Again, I want to help you avoid confusion here since the UX at this specific point is a little off. When you click on the checkbox for “Internet Explorer (email:”, an entry for “Internet Explorer->IE Technical Preview” will be added to the main Microsoft Remote Desktop app BUT the dialog with the checkbox I just mentioned doesn’t disappear. See here:

Subscription box checkedSubscription box checkedSubscription box checked

So heads up. Once you see the entry in the main app that says IE Technical Preview, you can close the dialog box with the checkbox. You can see in the previous image how I highlighted the close dialog icon.

We’re almost done. Next, go ahead and double-click on IE Technical Preview to launch your virtualized version of IE. It’ll take just a minute to spin everything up so be patient:

Please wait for the User Profile Service pagePlease wait for the User Profile Service pagePlease wait for the User Profile Service page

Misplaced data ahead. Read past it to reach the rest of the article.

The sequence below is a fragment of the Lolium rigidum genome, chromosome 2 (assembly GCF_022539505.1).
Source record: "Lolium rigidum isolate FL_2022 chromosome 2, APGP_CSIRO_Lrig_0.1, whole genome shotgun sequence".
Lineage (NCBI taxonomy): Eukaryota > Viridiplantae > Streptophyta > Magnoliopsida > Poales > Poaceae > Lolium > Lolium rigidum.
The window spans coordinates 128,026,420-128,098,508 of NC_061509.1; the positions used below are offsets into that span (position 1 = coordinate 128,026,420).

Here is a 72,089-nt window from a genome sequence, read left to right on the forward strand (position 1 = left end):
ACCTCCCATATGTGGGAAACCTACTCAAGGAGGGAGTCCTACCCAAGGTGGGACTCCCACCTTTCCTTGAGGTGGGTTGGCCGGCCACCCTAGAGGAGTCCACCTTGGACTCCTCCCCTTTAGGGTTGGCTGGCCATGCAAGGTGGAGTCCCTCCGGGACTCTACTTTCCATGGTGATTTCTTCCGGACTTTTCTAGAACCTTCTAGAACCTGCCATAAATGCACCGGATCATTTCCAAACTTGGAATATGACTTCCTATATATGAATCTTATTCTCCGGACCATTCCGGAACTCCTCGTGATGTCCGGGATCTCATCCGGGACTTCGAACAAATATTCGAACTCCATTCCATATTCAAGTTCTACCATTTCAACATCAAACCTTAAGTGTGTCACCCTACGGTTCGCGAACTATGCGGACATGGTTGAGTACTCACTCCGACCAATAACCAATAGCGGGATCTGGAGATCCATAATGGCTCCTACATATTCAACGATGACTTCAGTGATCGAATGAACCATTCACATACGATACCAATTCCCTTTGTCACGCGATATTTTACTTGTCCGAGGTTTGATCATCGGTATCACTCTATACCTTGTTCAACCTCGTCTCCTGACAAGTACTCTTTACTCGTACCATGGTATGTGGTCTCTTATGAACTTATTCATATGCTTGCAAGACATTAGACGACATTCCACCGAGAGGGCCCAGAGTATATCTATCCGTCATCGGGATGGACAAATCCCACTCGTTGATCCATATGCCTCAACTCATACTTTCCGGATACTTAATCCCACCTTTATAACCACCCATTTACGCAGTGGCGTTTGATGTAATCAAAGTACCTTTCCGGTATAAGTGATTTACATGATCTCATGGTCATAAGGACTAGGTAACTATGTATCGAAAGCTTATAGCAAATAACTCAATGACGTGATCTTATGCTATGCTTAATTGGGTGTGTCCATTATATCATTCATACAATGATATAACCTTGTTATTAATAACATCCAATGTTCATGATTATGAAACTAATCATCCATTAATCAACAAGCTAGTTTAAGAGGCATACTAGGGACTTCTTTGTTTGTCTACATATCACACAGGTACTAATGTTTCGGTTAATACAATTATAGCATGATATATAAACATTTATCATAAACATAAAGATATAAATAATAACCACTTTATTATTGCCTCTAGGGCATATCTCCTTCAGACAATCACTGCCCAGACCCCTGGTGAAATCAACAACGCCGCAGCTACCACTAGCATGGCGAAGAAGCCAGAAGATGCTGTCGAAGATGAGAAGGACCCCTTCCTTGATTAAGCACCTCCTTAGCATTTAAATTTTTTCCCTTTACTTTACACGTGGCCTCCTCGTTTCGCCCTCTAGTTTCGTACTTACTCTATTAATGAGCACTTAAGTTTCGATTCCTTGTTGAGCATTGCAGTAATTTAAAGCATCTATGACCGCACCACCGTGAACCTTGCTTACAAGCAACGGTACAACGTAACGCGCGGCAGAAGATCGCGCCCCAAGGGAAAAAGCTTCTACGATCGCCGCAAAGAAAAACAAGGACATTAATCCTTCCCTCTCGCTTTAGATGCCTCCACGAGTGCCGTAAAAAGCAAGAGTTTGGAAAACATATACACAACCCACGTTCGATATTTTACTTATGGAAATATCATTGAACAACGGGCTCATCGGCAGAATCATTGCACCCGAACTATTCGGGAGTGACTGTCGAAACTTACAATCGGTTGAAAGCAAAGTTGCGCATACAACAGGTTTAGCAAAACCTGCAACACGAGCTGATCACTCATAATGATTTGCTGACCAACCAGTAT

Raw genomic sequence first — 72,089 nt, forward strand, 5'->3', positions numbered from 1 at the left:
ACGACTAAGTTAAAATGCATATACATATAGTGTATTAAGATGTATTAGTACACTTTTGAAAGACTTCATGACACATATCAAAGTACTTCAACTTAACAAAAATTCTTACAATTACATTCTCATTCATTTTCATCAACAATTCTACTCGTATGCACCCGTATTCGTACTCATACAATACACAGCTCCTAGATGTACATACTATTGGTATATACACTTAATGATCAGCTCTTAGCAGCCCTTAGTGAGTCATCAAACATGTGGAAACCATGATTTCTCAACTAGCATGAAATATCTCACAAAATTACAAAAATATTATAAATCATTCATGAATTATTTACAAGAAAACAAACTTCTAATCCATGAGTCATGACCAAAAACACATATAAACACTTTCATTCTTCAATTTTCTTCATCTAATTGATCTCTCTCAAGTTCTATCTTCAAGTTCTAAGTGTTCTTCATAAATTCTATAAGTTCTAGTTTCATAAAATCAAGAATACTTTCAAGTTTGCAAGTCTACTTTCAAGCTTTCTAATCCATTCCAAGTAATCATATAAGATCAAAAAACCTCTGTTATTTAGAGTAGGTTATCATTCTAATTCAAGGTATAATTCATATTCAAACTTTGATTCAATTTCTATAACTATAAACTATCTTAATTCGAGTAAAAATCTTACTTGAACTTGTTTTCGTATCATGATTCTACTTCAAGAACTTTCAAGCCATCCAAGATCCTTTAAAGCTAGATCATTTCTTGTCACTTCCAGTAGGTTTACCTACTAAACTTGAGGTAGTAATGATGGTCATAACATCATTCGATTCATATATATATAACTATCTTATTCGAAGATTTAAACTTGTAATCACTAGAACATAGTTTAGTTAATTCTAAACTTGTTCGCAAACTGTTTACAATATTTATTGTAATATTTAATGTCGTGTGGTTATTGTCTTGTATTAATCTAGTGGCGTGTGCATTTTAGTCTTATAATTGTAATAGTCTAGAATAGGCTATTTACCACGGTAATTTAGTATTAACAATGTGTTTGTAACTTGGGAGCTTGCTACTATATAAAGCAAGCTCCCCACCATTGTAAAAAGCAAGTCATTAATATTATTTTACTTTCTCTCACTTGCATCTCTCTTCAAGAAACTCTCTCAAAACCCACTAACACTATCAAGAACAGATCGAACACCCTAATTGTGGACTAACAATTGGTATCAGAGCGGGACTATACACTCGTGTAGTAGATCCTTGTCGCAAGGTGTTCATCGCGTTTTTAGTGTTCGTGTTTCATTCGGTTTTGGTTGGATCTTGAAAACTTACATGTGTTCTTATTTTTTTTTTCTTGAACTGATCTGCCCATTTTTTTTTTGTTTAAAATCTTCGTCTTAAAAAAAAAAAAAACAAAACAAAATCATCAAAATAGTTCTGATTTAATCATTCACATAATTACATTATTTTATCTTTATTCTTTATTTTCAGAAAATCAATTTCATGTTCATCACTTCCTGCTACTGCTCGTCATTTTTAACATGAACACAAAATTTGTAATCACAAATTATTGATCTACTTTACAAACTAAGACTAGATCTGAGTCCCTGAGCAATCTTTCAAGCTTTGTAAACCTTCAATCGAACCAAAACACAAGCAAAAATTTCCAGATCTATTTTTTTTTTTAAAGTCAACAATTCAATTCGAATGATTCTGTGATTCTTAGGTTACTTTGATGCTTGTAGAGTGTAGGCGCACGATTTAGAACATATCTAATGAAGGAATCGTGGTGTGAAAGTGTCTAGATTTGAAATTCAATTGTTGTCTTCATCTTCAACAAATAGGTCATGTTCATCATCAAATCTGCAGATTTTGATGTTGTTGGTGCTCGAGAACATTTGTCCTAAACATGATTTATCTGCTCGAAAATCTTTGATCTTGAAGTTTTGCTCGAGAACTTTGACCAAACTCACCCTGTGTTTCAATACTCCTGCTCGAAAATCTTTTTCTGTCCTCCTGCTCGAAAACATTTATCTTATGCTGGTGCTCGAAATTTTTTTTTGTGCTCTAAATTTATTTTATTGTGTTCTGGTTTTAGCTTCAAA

And once it’s up, you have a full-blown version of IE 11 Technical Preview ready for you. Notice in the following image how the F12 Developer Tools are there for you:

the F12 Developer Tools are there for youthe F12 Developer Tools are there for youthe F12 Developer Tools are there for you

More Testing Tools

This is a great new tool, and it’ll definitely lower the friction to testing on the latest version of IE, but there are some limitations that should be noted, including the inability to access the local file system. It would be great if that were possible, but VMs can be tricky to deal with, especially from a security perspective.

Of course, there are other free tools that can help you test for IE:

If you want more details, you can check out the Remote.IE announcement on the IE Blog. So now that you’ve got this all set up, let us know if it’s helping you spend less time testing.

This article is part of the web dev tech series from Microsoft. We’re excited to share Microsoft Edge and the new EdgeHTML rendering engine with you. Get free virtual machines or test remotely on your Mac, iOS, Android, or Windows device @